The Story of Keesh by Jack London – selection 3 of #DealMeIn2019

The Card: ♥3♥  Three of Hearts. Playing card image found on Pinterest from the “Undertale Souls” deck of cards. I thought it would be appropriate to have a card featuring snow since the story involves the Inuit People of Alaska. 🙂

The Suit: For #DealMeIn2018, ♥♥♥Hearts♥♥♥ is my Suit for “Stories by favorite authors” and London certainly qualifies. I – and other Deal Me In participants – have written about many London stories over the years.

The Author: Jack London, one of the Titans of American Literature. I’ve posted about several of his works before, including Before Adam, Negore the CowardA Relic of the Pliocene, and Moon Face, to name a few.

The Selection: “The Story of Keesh” which I own as part of my e-copy of The Complete Works of Jack London. The story is in the public domain and may be read for free online in many places, like the link at the bottom of this post.It was first published in 1907.

What is Deal Me In? I’m glad you asked!  Full details may be found here  but generally speaking it’s a reading challenge where participants try to read one short story a week for the year, the reading order being determined by the luck of the draw. See here for the list of stories I’ll be reading in 2019. At the bottom of that post will be the cards I’ve drawn and links to any posts I’ve written on the stories. Also, check the sidebar for links to other book bloggers who are participating in this year’s challenge.

The Story of Keesh

“Keesh lived long ago on the rim of the polar sea, was head man of his village through many and prosperous years, and died full of honors with his name on the lips of men.”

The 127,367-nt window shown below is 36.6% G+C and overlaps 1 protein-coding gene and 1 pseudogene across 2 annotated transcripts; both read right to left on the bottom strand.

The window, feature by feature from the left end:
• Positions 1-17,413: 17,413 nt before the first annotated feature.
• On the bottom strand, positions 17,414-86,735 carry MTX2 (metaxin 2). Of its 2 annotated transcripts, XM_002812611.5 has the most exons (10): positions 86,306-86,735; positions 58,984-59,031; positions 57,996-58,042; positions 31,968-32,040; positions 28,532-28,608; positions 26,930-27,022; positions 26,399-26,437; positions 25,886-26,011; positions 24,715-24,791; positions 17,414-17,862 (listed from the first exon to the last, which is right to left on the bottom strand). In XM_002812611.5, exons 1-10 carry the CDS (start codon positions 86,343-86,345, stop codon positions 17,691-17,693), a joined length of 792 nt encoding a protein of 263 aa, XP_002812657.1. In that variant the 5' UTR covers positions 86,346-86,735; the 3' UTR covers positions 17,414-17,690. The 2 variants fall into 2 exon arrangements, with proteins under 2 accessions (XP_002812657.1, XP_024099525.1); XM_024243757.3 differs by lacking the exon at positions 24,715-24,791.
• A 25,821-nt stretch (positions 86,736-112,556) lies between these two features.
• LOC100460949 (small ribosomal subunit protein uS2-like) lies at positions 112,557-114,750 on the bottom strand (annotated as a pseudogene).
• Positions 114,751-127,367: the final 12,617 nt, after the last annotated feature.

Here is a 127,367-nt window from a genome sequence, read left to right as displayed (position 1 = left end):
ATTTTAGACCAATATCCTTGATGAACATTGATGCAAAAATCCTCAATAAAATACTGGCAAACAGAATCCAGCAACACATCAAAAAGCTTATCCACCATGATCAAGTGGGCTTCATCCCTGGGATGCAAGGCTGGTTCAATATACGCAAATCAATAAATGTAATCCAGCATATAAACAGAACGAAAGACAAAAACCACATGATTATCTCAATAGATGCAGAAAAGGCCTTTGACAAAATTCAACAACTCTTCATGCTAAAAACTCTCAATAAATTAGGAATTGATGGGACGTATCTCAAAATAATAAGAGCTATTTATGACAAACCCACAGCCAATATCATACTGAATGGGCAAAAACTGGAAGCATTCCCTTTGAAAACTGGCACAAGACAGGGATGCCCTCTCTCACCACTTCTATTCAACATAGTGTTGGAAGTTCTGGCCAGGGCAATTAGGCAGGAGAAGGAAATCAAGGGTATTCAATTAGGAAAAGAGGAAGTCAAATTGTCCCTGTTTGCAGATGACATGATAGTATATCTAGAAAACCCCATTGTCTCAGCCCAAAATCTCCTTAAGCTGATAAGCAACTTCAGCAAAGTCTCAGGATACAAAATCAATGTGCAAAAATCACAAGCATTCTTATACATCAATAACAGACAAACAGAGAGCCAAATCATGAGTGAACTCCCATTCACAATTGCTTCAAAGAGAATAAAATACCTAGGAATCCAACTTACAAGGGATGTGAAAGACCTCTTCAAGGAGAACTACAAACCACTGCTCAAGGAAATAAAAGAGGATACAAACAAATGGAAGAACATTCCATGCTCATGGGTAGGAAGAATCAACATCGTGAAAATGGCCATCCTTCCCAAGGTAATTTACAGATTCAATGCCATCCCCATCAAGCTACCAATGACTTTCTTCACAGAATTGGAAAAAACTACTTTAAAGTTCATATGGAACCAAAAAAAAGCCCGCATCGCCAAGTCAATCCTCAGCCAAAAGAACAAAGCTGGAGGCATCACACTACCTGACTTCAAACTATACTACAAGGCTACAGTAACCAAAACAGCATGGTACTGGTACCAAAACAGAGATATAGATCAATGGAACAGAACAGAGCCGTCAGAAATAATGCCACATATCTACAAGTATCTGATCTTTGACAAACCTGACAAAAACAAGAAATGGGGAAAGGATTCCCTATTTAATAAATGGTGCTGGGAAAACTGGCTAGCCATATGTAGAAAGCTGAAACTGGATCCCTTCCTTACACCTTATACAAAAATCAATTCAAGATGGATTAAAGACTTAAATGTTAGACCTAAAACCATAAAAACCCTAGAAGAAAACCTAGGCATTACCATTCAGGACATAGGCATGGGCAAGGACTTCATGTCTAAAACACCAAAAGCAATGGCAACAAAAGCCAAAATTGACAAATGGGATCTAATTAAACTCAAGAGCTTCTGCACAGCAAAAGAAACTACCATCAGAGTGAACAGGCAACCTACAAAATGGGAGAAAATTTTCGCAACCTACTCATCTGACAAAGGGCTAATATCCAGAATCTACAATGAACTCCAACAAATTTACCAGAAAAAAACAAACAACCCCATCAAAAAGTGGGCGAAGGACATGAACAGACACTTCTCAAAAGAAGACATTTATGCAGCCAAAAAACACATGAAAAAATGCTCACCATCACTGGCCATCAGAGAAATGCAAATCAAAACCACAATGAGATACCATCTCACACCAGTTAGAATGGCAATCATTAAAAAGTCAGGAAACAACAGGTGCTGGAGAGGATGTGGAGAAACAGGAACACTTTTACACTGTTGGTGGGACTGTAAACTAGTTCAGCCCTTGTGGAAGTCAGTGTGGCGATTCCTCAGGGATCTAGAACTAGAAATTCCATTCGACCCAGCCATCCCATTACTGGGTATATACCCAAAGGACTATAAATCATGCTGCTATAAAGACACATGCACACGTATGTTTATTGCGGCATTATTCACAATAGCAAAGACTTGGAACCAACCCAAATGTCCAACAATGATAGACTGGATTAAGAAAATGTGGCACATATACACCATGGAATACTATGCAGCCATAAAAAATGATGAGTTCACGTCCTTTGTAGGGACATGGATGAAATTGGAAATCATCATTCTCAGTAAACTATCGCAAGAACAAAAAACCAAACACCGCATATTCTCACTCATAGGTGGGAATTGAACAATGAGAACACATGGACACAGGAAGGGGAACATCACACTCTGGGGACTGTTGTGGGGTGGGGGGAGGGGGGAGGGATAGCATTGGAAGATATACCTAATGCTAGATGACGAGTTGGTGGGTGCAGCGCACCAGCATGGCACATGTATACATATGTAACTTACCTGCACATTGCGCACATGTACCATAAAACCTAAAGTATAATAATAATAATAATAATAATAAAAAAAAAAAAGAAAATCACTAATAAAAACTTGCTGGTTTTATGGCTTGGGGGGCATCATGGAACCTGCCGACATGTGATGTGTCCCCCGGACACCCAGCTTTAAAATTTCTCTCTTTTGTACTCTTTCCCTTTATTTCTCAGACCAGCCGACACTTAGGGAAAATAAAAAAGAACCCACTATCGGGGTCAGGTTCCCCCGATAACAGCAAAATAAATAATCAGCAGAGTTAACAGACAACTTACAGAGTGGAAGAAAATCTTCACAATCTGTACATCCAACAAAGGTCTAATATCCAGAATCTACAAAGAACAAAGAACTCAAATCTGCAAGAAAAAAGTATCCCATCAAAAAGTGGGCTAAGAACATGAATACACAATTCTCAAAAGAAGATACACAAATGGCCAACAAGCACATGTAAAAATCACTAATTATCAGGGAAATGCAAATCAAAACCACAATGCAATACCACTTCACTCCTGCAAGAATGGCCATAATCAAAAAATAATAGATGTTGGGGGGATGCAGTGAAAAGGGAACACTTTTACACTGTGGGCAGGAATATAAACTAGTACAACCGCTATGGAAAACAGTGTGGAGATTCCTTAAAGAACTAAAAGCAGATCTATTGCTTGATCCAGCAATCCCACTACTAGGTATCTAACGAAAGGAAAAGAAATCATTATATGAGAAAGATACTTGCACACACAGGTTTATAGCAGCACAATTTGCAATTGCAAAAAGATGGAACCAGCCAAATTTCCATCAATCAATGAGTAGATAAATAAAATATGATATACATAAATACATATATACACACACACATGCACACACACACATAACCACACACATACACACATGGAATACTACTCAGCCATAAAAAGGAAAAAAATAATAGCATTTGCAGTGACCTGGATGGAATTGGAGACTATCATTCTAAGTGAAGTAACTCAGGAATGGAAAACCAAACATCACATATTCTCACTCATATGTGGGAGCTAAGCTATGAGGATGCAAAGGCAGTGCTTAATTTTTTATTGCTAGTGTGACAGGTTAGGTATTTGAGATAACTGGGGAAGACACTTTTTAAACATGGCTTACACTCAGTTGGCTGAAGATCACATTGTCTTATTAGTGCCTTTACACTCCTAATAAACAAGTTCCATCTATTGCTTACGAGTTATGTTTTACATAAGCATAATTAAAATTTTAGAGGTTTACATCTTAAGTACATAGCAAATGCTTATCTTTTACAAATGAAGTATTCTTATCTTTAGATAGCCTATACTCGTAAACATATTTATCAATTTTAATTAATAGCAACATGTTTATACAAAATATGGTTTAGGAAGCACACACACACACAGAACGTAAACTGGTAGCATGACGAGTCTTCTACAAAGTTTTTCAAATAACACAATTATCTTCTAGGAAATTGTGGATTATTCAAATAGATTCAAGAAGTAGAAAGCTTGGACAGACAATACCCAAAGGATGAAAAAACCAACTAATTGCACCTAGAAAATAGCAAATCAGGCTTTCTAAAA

***spoilers follow*** This one was, frankly, a bit of a disappointment. At least compared to other Jack London stories I’ve read. There just wasn’t enough to it for me. It’s basically an old folktale of a young boy (he has only seen “thirteen suns” – after each winter of no sunlight, when the sun returns, that counts as one year, so he is…13) who rises to a place of respect in his “igloo village” due to his crafty method of hunting polar bears.

It all starts out when he speaks up at a council one night, because, since his father has died (in the act of slaying a large bear to provide food for the village) he and his widowed mother’s meat apportioned to them by the tribe is “ofttimes old and tough, this meat, and, moreover, it has an unusual quantity of bones.” The men of the tribe, brave hunters all (just ask them), are neglecting their duty to provide for the rest of the village fair shares of the “community” meat.

The men react harshly to this upstart and Keesh vows never to return to the council but sets out on his own with arrows and his father’s spear. He’s gone a very long time and his mother and her comforters fear the worst, but he shows up with – lo and behold! – a big hunk of bear meat and directs the other hunters in the tribe that the rest of his kill may be found and returned if they take their sleds along the path he has come. Naturally, Keesh makes sure that everyone in the village from “the least old woman and the last old man” receive a fair portion of the meat.

With Keesh being so young, the men of the tribe suspect some trickery and even suggest that “witchcraft” might be involved, and that he “hunts with evil spirits.”  Such is the way with any who are ignorant of how something extraordinary is achieved, isn’t it? Keesh, when questioned, puts them straight and says, “It be headcraft, not witchcraft.” His method of bringing down the bears was quite original, I must say.

So, an easy read, but too short to sate my story hunger for one week. A better story, with more “meat on its bones” if you will, featuring the natives of the far north is London’s tale “Negore the Coward” which I’ve wrote about before and linked to in the header of this post.

What short stories did YOU read this week? What is your favorite of Jack London’s many short stories?

You can read the story online here: https://americanliterature.com/author/jack-london/short-story/the-story-of-keesh

 

Deal Me In – Week 25 Wrap Up

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Week 25 finds me delinquent again, and it was kind of a slow week for us, posting-wise, but below are links to new Deal Me In entries since our last update:

Dale spends time with Jack London again, reading his short story “Negore the Coward.” Read what he thought about it at http://mirrorwithclouds.wordpress.com/2014/06/18/jack-london-negore-the-coward/